Do these results imply that routine care of patients by ophthalmologists should now include evaluating retinal arteriole-to-venule ratio (in women but not in men) and refer those patients for evaluation of CHD? Not yet. As the authors of the ARIC Study of retinal arteriolar narrowing and risk of CHD conclude, these results support " . . . a more prominent microvascular role in the development of CHD in women than in men. Future work is needed to confirm these findings."5(p1153) These associations offer insights that support the hypothesis that microvascular disease may play a more prominent role in the development of myocardial ischemia and CHD in women. The study is limited from making a more definitive conclusion since the retinal microvasculature, not the coronary microcirculation, was assessed directly. Furthermore, these associations do not necessarily imply a cause (decreased retinal arteriole-to-venule ratio) and effect (incident CHD) relationship. Other unmeasured factors associated with a decreased retinal arteriole-to-venule ratio might have been the true cause of the incident CHD. Also, it is unclear why the association of a decreased retinal arteriole-to-venule ratio was not associated with incident CHD in men; the inconsistency suggests that additional confirmatory investigations are needed to be more sure about the association.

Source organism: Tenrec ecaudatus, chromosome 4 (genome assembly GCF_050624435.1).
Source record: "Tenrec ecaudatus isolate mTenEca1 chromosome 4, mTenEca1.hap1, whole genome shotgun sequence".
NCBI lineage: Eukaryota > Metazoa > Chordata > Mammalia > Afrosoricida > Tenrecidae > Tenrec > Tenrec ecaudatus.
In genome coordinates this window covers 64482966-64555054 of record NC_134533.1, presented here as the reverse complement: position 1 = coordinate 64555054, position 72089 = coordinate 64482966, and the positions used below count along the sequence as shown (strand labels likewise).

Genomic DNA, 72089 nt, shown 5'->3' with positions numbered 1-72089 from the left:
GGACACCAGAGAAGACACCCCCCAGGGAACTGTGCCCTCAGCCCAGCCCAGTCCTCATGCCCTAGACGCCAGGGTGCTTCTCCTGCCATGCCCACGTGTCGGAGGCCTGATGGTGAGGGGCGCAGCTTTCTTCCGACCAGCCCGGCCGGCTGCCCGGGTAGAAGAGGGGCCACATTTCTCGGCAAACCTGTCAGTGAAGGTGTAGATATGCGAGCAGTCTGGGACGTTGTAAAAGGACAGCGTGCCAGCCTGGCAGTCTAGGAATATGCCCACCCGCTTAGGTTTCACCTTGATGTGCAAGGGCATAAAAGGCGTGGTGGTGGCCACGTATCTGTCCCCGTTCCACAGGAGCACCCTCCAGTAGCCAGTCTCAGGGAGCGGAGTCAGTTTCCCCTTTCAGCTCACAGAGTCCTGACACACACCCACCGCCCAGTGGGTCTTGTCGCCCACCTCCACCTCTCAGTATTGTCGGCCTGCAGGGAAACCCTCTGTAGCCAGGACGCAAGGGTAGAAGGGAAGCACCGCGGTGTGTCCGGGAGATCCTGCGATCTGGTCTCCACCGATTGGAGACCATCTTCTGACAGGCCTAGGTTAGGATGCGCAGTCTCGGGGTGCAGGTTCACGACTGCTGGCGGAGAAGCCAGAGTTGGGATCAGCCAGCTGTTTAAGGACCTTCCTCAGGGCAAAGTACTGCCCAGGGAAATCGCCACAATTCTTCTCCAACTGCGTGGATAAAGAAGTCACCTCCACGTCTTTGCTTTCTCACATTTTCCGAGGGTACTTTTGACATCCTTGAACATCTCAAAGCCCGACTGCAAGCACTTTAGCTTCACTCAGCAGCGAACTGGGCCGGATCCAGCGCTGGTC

Why should ophthalmologists not refer people with low arteriole-to-venule ratios for further cardiac evaluations in case the association is real? After all, ophthalmologists are more likely than their primary care physician counterparts to identify such a finding on ophthalmoscopy as part of an annual eye examination in people older than 50 years. If the association is not truly a cause-and-effect relationship, then people referred for investigations or management of CHD on the basis of retinal arteriole-to-venule ratio findings may have unnecessary tests or treatments (and their associated risks) for CHD. Ophthalmologists should look at the solid investigations reported by the ARIC Study authors as providing support to the hypothesis that microvascular disease plays a more prominent role in the development of myocardial ischemia and CHD in women, but not as providing support to refer patients with low retinal arteriole-to-venule ratios for care beyond the current standard care for cardiovascular disease.